WASHINGTON — As senators grilled oil company executives and experts about the Deepwater Horizon oil spill in the Gulf of Mexico, the Obama administration moved Tuesday to reorganize the troubled federal agency that oversees offshore drilling.
In an effort to end what critics consider a too cozy relationship between the oil industry and regulators, Interior Secretary Ken Salazar said the Minerals Management Service will be split in two, dividing its leasing-royalty collection function from its safety and environment enforcement responsibilities.
The move came three weeks after the Deepwater Horizon oil platform in the Gulf of Mexico exploded in a fireball, killing 11 workers and releasing a massive oil spill which could eventually rival the biggest in U.S. history.
Salazar provided few specifics about how MMS will be reorganized except to say a new office with about 300 people will be created to handle enforcement of safety and environmental regulations.
"This is a first step," Salazar said.
The agency is now responsible for leasing tracks on the outer continental shelf and collecting royalties on the oil and natural gas they produce. At the same time, MMS has broad enforcement powers.
Salazar said while the oil industry will continue to play a role in writing safety and environment regulations, that "doesn't mean oil and gas companies should be in the drivers seat...That is a government function."
Nearly 100 of the agency's existing regulations came directly from an industry group, the American Petroleum Institute.
The announcement was hailed by a wide range of government watchdog groups as long overdue.
“Putting one agency in charge of enforcing safety regulations and collecting billions of dollars in oil and gas royalties was asking for trouble," said Francesca Grifo, director of the Union of Concerned Scientists' Scientific Integrity Program. "Separating these functions would benefit all parties involved -- the Department of Interior, the American public, and the oil companies that must rebuild public trust."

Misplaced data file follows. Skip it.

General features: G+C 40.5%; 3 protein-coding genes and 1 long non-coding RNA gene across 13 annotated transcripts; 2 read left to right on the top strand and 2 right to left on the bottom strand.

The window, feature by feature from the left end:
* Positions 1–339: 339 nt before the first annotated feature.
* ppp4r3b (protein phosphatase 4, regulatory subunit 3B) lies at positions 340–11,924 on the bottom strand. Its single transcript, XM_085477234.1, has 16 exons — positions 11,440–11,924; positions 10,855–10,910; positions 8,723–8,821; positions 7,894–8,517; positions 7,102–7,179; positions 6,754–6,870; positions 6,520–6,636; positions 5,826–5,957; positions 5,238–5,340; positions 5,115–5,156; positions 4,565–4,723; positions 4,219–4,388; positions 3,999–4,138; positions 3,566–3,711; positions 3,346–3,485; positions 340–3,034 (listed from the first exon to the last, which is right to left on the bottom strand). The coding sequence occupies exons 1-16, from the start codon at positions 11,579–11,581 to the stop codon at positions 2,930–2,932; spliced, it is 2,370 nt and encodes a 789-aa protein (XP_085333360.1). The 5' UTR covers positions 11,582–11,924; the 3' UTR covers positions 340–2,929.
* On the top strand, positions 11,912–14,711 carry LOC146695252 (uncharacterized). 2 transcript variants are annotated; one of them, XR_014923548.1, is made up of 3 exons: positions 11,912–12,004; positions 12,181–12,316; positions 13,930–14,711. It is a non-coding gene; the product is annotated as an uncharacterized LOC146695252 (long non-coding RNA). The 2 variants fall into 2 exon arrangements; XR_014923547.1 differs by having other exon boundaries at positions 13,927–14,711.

On Capitol Hill, lawmakers said human error, technological failure and a breakdown in the federal regulatory system contributed to the spill, which continues to grow and threaten the Gulf Coast.
Two separate Senate committee zeroed in on what caused the Deepwater Horizon accident and who would be responsible for its cleanup.
"We are prepared to clean up and deal with anything that gets on shore and we're prepared to deal with the economic impact," said Lamar McKay of BP America, the company that owned the well and had leased the drilling rig.
The chairman of the Senate Energy and Natural Resources Committee, Sen. Jeff Bingaman, D-N.M., said it was not enough to label the spill an "unpredictable and unforeseeable" event.
"If this is like other catastrophic failures of technological systems in modern history whether it was the sinking of the Titanic, Three Mile Island or the loss of the Challenger, we will likely discover that there was a cascade of failures: technical, human and regulatory," Bingaman said.
Exasperated, the top Republican on the committee, Sen. Lisa Murkowski, R-Alaska, warned the companies there would be “plenty of time to try to figure out who is to blame, who is at fault as we go on.”
Their negligence, though, could harm future offshore drilling in U.S waters and have an impact on the country’s energy policy, Murkowski said, including Shell Oil’s effort this summer to begin exploratory offshore drilling offshore of Alaska in the Arctic Ocean.
“I would suggest to all three of you that we are all in this together,” she said. “Not only will BP not be out there, the Transoceans won’t be there to drill and the Halliburtons won’t be there to provide the cementing.”
The White House has stopped any new offshore drilling until the Interior Department completes a safety review, due May 28. Shell has until May 18 to submit to the MMS additional information about the safety of its Arctic program; until then, they will not be allowed to move forward during the summer season.